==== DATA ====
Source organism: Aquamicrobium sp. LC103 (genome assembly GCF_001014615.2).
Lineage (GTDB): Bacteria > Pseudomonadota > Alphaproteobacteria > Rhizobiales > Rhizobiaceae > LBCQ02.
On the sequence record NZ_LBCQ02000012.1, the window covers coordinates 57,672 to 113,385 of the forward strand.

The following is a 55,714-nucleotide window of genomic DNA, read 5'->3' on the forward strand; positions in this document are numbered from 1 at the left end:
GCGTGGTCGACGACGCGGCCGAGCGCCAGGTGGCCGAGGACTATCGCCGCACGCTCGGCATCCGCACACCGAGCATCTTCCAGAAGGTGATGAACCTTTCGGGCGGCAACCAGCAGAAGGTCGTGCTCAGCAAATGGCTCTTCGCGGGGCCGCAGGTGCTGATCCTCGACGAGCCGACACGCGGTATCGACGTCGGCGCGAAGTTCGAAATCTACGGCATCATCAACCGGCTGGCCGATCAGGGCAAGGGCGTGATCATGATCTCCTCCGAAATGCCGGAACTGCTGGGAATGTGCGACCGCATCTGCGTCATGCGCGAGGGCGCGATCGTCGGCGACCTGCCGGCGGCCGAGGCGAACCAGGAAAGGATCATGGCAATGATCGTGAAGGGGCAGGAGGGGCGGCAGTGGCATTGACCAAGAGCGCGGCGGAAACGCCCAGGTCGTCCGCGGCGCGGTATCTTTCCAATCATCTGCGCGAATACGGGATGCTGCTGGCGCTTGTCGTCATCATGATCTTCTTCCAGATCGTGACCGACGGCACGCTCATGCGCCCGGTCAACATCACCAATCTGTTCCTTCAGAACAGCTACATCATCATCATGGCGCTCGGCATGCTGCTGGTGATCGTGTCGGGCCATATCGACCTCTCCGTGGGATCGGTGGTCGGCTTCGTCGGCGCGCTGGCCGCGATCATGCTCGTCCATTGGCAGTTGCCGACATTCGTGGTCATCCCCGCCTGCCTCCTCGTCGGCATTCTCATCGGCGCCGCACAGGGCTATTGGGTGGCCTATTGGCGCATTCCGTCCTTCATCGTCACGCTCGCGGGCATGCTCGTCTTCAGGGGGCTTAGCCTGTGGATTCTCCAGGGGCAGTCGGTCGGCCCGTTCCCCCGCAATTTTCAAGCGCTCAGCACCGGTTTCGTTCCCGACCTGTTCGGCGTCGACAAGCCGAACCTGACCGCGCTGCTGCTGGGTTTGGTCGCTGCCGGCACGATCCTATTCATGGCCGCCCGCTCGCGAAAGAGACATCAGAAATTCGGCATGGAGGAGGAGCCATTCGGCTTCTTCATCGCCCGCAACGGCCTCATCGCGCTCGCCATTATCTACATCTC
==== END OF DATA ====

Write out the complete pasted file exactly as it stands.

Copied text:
Source organism: Aquamicrobium sp. LC103 (genome assembly GCF_001014615.2).
Lineage (GTDB): Bacteria > Pseudomonadota > Alphaproteobacteria > Rhizobiales > Rhizobiaceae > LBCQ02.
On the sequence record NZ_LBCQ02000012.1, the window covers coordinates 57,672 to 113,385 of the forward strand.

The following is a 55,714-nucleotide window of genomic DNA, read 5'->3' on the forward strand; positions in this document are numbered from 1 at the left end:
GCGTGGTCGACGACGCGGCCGAGCGCCAGGTGGCCGAGGACTATCGCCGCACGCTCGGCATCCGCACACCGAGCATCTTCCAGAAGGTGATGAACCTTTCGGGCGGCAACCAGCAGAAGGTCGTGCTCAGCAAATGGCTCTTCGCGGGGCCGCAGGTGCTGATCCTCGACGAGCCGACACGCGGTATCGACGTCGGCGCGAAGTTCGAAATCTACGGCATCATCAACCGGCTGGCCGATCAGGGCAAGGGCGTGATCATGATCTCCTCCGAAATGCCGGAACTGCTGGGAATGTGCGACCGCATCTGCGTCATGCGCGAGGGCGCGATCGTCGGCGACCTGCCGGCGGCCGAGGCGAACCAGGAAAGGATCATGGCAATGATCGTGAAGGGGCAGGAGGGGCGGCAGTGGCATTGACCAAGAGCGCGGCGGAAACGCCCAGGTCGTCCGCGGCGCGGTATCTTTCCAATCATCTGCGCGAATACGGGATGCTGCTGGCGCTTGTCGTCATCATGATCTTCTTCCAGATCGTGACCGACGGCACGCTCATGCGCCCGGTCAACATCACCAATCTGTTCCTTCAGAACAGCTACATCATCATCATGGCGCTCGGCATGCTGCTGGTGATCGTGTCGGGCCATATCGACCTCTCCGTGGGATCGGTGGTCGGCTTCGTCGGCGCGCTGGCCGCGATCATGCTCGTCCATTGGCAGTTGCCGACATTCGTGGTCATCCCCGCCTGCCTCCTCGTCGGCATTCTCATCGGCGCCGCACAGGGCTATTGGGTGGCCTATTGGCGCATTCCGTCCTTCATCGTCACGCTCGCGGGCATGCTCGTCTTCAGGGGGCTTAGCCTGTGGATTCTCCAGGGGCAGTCGGTCGGCCCGTTCCCCCGCAATTTTCAAGCGCTCAGCACCGGTTTCGTTCCCGACCTGTTCGGCGTCGACAAGCCGAACCTGACCGCGCTGCTGCTGGGTTTGGTCGCTGCCGGCACGATCCTATTCATGGCCGCCCGCTCGCGAAAGAGACATCAGAAATTCGGCATGGAGGAGGAGCCATTCGGCTTCTTCATCGCCCGCAACGGCCTCATCGCGCTCGCCATTATCTACATCTC